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Taputapuātea, an ancient marae constructed of stone on Ra'iātea in the Society Islands of French Polynesia, restored in 1994.

A marae (in New Zealand Māori, Cook Islands Māori, Tahitian), malaʻe (in Tongan), meʻae (in Marquesan) or malae (in Samoan) is a communal or sacred place that serves religious and social purposes in Polynesian societies. In all these languages, the term also means cleared and free of weeds or trees. Marae generally consist of an area of cleared land roughly rectangular (the marae itself), bordered with stones or wooden posts (called au in Tahitian and Cook Islands Māori) perhaps with paepae (terraces) which were traditionally used for ceremonial purposes; and in some cases, such as Easter Island, a central stone ahu or a'u is placed. In the Easter Island Rapa Nui culture, the term ahu or a'u has become a synonym for the whole marae complex.

In some modern Polynesian societies, notably that of the Māori of New Zealand, the marae is still a vital part of everyday life. In tropical Polynesia, most marae were destroyed or abandoned with the arrival of Christianity in the 19th century, and some have become an attraction for tourists or archaeologists. Nevertheless, the place where these marae were built are still considered tapu (sacred) in most of these cultures.

As is usual with Māori nouns, the plural of marae is simply marae.


The word has been reconstructed by linguists to Eastern Oceanic *malaqe with the meaning "open, cleared space used as meeting-place or ceremonial place".[1]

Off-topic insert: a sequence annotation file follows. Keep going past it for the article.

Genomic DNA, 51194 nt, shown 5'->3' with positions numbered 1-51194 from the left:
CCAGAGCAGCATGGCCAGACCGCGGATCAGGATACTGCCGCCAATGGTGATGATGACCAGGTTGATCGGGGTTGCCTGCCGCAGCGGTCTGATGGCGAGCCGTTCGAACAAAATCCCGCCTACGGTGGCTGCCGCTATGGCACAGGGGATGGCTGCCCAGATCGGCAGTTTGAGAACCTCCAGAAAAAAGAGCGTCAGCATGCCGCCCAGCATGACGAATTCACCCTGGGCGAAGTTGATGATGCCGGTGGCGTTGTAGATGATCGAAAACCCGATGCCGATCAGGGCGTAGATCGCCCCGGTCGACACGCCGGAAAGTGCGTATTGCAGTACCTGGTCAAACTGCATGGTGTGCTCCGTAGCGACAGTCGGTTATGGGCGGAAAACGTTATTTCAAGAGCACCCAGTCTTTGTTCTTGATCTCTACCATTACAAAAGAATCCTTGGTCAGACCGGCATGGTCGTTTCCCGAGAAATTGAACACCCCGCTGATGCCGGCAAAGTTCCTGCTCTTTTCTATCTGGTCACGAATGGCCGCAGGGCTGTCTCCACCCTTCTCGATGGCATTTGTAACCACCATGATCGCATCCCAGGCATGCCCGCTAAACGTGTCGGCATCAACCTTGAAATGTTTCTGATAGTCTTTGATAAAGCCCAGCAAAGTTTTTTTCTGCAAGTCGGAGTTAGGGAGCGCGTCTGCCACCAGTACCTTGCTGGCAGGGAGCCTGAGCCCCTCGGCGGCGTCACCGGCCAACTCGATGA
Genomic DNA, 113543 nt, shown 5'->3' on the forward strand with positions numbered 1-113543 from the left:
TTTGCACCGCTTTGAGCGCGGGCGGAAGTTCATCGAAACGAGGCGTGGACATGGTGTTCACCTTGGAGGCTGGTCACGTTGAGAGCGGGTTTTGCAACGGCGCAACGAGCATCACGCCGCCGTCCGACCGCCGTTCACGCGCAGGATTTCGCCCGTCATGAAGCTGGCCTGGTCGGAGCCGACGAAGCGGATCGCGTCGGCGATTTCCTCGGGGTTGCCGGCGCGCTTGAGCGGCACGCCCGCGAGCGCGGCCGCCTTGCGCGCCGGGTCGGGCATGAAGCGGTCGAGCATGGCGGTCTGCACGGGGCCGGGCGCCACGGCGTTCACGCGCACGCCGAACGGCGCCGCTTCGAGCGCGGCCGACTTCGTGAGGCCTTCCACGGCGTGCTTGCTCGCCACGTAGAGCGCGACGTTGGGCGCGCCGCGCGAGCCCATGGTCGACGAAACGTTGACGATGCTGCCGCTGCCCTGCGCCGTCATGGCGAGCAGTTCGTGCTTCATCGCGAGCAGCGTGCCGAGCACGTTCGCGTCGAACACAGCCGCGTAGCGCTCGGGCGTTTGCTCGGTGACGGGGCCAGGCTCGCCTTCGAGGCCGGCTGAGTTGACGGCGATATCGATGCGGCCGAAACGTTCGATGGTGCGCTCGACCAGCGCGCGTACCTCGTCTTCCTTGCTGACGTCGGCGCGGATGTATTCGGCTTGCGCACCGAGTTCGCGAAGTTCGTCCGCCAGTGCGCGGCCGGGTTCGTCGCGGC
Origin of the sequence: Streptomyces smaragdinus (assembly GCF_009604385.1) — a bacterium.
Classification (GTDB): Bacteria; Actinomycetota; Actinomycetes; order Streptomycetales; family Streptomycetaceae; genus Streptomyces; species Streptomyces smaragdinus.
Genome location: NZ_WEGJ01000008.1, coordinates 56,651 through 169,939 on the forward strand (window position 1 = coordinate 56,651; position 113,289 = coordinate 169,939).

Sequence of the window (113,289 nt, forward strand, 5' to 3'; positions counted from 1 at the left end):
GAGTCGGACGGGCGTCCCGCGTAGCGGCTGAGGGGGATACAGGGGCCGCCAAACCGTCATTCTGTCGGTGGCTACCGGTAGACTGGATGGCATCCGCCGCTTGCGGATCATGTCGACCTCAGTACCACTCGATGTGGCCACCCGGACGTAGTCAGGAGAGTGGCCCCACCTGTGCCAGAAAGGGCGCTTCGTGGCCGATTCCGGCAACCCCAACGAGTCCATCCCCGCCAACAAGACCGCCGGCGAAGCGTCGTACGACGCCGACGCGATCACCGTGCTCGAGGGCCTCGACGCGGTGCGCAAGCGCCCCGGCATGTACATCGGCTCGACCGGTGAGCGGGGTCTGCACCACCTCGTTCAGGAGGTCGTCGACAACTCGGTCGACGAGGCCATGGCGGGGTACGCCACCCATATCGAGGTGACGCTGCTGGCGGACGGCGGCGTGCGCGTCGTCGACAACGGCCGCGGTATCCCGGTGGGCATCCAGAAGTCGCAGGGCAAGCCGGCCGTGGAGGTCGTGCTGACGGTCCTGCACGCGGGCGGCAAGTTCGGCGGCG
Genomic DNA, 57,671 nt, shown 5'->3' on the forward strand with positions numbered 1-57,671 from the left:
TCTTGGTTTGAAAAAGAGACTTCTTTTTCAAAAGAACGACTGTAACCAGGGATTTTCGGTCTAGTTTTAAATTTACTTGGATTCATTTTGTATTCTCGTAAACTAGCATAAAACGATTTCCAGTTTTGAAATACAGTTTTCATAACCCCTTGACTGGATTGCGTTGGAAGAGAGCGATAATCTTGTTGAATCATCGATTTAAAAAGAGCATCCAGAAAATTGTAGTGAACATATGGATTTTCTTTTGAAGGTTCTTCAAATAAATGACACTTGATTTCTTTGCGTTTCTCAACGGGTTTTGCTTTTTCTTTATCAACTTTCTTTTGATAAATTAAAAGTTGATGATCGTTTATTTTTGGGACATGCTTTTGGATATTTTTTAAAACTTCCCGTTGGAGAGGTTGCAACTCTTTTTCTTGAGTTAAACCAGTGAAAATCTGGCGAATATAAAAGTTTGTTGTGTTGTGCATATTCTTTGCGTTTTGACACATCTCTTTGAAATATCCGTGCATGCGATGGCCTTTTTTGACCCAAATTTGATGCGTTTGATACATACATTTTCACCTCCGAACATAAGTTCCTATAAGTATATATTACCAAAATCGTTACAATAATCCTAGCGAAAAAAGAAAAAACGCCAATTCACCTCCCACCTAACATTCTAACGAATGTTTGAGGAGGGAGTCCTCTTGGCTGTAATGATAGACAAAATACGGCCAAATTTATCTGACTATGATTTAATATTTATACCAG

New Zealand[edit]

A marae at Kaitotehe, near Taupiri mountain, Waikato district, 1844. It was associated with Pōtatau Te Wherowhero, a chief who became the first Māori king.

In Māori society, the marae is a place where the culture can be celebrated, where the Māori language can be spoken, where intertribal obligations can be met, where customs can be explored and debated, where family occasions such as birthdays can be held, and where important ceremonies, such as welcoming visitors or farewelling the dead (tangihanga), can be performed. Like the related institutions of old Polynesia, the marae is a wāhi tapu, a 'sacred place' which carries great cultural meaning.

In Māori usage, the marae ātea (often shortened to marae) is the open space in front of the wharenui (meeting house; literally "large building"). Generally the term marae is used to refer to the whole complex, including the buildings and the ātea. This area is used for pōwhiri (welcome ceremonies) featuring oratory. Some iwi (tribes) and hapū (sub-tribes) do not allow women to perform oratory on their marae, though typically women perform a Karanga (call). The wharenui is the locale for important meetings, sleepovers, and craft and other cultural activities.